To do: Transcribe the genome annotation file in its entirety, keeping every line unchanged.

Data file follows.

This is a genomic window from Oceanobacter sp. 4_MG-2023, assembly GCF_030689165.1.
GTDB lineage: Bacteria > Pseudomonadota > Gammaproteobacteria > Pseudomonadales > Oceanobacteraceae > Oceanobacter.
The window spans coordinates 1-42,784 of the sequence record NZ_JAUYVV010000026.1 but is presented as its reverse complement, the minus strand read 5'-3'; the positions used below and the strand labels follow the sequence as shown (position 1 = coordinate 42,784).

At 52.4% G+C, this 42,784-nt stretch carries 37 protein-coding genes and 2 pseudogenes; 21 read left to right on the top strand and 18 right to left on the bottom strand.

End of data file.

This is a genomic window from Oceanobacter sp. 4_MG-2023, assembly GCF_030689165.1.
GTDB lineage: Bacteria > Pseudomonadota > Gammaproteobacteria > Pseudomonadales > Oceanobacteraceae > Oceanobacter.
The window spans coordinates 1-42,784 of the sequence record NZ_JAUYVV010000026.1 but is presented as its reverse complement, the minus strand read 5'-3'; the positions used below and the strand labels follow the sequence as shown (position 1 = coordinate 42,784).

At 52.4% G+C, this 42,784-nt stretch carries 37 protein-coding genes and 2 pseudogenes; 21 read left to right on the top strand and 18 right to left on the bottom strand.